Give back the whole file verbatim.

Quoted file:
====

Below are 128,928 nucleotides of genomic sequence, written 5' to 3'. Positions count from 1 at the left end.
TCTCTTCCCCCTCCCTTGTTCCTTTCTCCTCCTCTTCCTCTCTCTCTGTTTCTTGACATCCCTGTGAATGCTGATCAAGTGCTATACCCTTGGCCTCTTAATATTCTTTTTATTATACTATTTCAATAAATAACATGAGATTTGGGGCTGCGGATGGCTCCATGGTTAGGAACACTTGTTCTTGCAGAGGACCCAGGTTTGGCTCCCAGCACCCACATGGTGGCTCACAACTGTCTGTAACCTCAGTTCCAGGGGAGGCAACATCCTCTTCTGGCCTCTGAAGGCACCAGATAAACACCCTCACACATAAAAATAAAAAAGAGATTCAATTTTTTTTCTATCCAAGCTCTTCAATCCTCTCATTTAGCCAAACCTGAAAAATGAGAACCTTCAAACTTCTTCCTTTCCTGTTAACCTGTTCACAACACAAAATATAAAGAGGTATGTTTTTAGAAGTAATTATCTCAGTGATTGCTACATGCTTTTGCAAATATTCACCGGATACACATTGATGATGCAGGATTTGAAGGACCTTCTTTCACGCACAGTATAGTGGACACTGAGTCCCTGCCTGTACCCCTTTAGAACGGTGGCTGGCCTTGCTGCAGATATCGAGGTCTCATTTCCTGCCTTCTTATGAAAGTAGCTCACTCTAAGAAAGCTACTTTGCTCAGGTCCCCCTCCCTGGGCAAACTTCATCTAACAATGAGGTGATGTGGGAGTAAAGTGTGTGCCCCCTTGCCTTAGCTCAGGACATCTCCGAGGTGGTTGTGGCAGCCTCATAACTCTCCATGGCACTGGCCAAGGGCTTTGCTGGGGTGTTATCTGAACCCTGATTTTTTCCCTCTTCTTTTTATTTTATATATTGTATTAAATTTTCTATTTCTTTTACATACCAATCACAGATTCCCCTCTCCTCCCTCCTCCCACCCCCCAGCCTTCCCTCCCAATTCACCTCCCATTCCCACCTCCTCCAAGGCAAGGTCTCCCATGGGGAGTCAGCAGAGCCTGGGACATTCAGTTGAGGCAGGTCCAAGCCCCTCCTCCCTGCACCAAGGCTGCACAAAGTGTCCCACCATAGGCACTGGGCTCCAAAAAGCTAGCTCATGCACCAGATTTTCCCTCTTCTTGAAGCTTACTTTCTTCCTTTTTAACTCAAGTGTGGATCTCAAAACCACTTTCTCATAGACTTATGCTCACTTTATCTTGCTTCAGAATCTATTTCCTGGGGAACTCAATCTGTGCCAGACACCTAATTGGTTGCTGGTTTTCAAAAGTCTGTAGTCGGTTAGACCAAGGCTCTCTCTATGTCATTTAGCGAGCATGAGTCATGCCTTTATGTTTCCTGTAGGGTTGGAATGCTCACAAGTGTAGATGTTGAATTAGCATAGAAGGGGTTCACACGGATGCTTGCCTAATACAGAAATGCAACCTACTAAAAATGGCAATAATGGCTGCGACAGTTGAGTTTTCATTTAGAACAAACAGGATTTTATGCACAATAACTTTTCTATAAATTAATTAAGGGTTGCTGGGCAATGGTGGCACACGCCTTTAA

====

Below are 128,928 nucleotides of genomic sequence, written 5' to 3'. Positions count from 1 at the left end.
TCTCTTCCCCCTCCCTTGTTCCTTTCTCCTCCTCTTCCTCTCTCTCTGTTTCTTGACATCCCTGTGAATGCTGATCAAGTGCTATACCCTTGGCCTCTTAATATTCTTTTTATTATACTATTTCAATAAATAACATGAGATTTGGGGCTGCGGATGGCTCCATGGTTAGGAACACTTGTTCTTGCAGAGGACCCAGGTTTGGCTCCCAGCACCCACATGGTGGCTCACAACTGTCTGTAACCTCAGTTCCAGGGGAGGCAACATCCTCTTCTGGCCTCTGAAGGCACCAGATAAACACCCTCACACATAAAAATAAAAAAGAGATTCAATTTTTTTTCTATCCAAGCTCTTCAATCCTCTCATTTAGCCAAACCTGAAAAATGAGAACCTTCAAACTTCTTCCTTTCCTGTTAACCTGTTCACAACACAAAATATAAAGAGGTATGTTTTTAGAAGTAATTATCTCAGTGATTGCTACATGCTTTTGCAAATATTCACCGGATACACATTGATGATGCAGGATTTGAAGGACCTTCTTTCACGCACAGTATAGTGGACACTGAGTCCCTGCCTGTACCCCTTTAGAACGGTGGCTGGCCTTGCTGCAGATATCGAGGTCTCATTTCCTGCCTTCTTATGAAAGTAGCTCACTCTAAGAAAGCTACTTTGCTCAGGTCCCCCTCCCTGGGCAAACTTCATCTAACAATGAGGTGATGTGGGAGTAAAGTGTGTGCCCCCTTGCCTTAGCTCAGGACATCTCCGAGGTGGTTGTGGCAGCCTCATAACTCTCCATGGCACTGGCCAAGGGCTTTGCTGGGGTGTTATCTGAACCCTGATTTTTTCCCTCTTCTTTTTATTTTATATATTGTATTAAATTTTCTATTTCTTTTACATACCAATCACAGATTCCCCTCTCCTCCCTCCTCCCACCCCCCAGCCTTCCCTCCCAATTCACCTCCCATTCCCACCTCCTCCAAGGCAAGGTCTCCCATGGGGAGTCAGCAGAGCCTGGGACATTCAGTTGAGGCAGGTCCAAGCCCCTCCTCCCTGCACCAAGGCTGCACAAAGTGTCCCACCATAGGCACTGGGCTCCAAAAAGCTAGCTCATGCACCAGATTTTCCCTCTTCTTGAAGCTTACTTTCTTCCTTTTTAACTCAAGTGTGGATCTCAAAACCACTTTCTCATAGACTTATGCTCACTTTATCTTGCTTCAGAATCTATTTCCTGGGGAACTCAATCTGTGCCAGACACCTAATTGGTTGCTGGTTTTCAAAAGTCTGTAGTCGGTTAGACCAAGGCTCTCTCTATGTCATTTAGCGAGCATGAGTCATGCCTTTATGTTTCCTGTAGGGTTGGAATGCTCACAAGTGTAGATGTTGAATTAGCATAGAAGGGGTTCACACGGATGCTTGCCTAATACAGAAATGCAACCTACTAAAAATGGCAATAATGGCTGCGACAGTTGAGTTTTCATTTAGAACAAACAGGATTTTATGCACAATAACTTTTCTATAAATTAATTAAGGGTTGCTGGGCAATGGTGGCACACGCCTTTAA